A good friend brought something to my attention while responding to an earlier blog post wondering about how to keep Donald Trump from ever holding public office for as long as he lives.
He cited Section 3 of the 14th Amendment to the U.S. Constitution, which states the following: No person shall be a Senator or Representative in Congress, or elector of President and Vice-President, or hold any office, civil or military, under the United States, or under any State, who, having previously taken an oath, as a member of Congress, or as an officer of the United States, or as a member of any State legislature, or as an executive or judicial officer of any State, to support the Constitution of the United States, shall have engaged in insurrection or rebellion against the same, or given aid or comfort to the enemies thereof. But Congress may by a vote of two-thirds of each House, remove such disability.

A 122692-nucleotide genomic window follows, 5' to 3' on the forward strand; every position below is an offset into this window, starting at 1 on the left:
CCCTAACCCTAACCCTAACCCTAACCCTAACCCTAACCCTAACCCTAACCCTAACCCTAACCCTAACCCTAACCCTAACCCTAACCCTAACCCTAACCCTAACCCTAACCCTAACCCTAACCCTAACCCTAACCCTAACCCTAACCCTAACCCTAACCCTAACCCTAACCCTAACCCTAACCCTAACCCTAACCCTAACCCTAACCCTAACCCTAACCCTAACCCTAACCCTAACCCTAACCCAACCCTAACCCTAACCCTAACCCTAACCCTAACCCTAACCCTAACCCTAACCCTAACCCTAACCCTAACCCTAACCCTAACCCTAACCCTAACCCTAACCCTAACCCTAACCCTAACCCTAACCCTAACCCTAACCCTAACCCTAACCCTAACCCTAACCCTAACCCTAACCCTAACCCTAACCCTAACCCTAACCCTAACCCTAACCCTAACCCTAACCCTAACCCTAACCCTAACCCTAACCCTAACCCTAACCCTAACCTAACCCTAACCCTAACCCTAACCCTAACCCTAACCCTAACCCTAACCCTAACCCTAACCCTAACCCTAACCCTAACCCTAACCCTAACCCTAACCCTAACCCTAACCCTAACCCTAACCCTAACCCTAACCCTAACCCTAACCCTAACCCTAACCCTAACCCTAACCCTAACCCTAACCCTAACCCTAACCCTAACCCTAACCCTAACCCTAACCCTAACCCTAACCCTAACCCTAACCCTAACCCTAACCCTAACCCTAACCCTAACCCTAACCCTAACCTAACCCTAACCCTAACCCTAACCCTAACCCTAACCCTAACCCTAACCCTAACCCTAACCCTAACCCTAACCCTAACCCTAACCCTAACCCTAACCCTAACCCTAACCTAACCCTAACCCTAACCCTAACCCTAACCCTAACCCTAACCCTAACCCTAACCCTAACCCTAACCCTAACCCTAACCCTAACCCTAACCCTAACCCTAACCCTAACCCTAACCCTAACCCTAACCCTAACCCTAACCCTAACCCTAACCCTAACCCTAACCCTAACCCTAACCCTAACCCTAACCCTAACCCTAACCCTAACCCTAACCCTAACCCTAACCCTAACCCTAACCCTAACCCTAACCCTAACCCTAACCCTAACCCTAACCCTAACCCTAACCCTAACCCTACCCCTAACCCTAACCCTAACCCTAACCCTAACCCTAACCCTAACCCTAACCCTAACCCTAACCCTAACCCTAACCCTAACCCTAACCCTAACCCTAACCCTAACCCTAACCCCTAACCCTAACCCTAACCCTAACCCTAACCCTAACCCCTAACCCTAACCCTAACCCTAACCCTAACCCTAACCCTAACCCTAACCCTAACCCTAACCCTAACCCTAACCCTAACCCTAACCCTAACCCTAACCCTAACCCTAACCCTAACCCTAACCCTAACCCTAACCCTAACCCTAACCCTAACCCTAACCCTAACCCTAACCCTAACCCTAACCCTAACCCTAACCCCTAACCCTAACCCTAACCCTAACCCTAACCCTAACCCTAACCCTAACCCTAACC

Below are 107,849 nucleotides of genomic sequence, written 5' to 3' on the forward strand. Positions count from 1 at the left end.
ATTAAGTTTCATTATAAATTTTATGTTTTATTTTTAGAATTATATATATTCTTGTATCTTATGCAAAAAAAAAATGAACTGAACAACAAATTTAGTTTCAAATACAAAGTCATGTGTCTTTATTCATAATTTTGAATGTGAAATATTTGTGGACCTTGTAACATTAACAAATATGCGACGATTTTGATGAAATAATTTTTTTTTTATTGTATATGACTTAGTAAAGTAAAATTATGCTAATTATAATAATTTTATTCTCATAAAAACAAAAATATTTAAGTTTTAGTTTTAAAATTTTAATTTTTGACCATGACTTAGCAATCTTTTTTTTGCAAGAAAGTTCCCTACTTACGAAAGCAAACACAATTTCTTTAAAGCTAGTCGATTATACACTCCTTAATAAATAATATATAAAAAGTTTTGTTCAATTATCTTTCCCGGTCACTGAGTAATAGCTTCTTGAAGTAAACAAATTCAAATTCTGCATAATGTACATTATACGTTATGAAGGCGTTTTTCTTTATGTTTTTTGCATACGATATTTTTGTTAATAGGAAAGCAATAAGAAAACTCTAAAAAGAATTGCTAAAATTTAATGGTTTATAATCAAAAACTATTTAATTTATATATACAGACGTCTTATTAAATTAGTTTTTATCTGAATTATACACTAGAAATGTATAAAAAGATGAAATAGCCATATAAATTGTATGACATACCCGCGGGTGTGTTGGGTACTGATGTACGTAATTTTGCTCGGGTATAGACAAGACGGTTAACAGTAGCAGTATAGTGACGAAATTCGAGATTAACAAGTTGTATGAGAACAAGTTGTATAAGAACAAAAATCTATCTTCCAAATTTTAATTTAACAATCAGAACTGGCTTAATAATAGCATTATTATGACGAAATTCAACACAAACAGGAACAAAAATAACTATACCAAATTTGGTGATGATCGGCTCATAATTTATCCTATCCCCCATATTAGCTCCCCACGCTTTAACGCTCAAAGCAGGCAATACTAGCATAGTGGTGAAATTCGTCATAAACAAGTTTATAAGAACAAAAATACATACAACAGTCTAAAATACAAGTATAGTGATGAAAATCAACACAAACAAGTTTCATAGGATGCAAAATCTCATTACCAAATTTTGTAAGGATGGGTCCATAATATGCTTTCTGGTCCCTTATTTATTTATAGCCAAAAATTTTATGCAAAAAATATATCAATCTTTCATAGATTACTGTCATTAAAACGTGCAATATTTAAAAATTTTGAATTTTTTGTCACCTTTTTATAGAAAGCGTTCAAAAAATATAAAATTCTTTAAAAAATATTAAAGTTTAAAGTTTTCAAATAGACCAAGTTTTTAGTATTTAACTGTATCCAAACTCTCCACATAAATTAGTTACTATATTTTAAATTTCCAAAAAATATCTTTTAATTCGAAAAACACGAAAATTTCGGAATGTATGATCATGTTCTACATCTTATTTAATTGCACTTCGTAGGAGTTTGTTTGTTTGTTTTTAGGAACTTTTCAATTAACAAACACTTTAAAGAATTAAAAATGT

The U.S. House select 1/6 committee is examining whether Donald J. Trump committed an act of insurrection against the government on 1/6 by inciting the assault on Capitol Hill by the mob of traitors who sought to overturn the results of the 2020 presidential election … the one that Trump lost to Joe Biden.
What does any of this mean? Consider what could occur.
The Justice Department, after hearing all the evidence — which to my mind is pretty damning already — could indict Trump for citing an insurrection. Trump could go to trial. A jury could convict the former POTUS of deliberately seeking to overturn the election results.
Then Congress — with a conviction in hand — could vote, under the Constitution’s rules, bar Trump from ever seeking public office.
Few things in life would make me happier than to see that occur.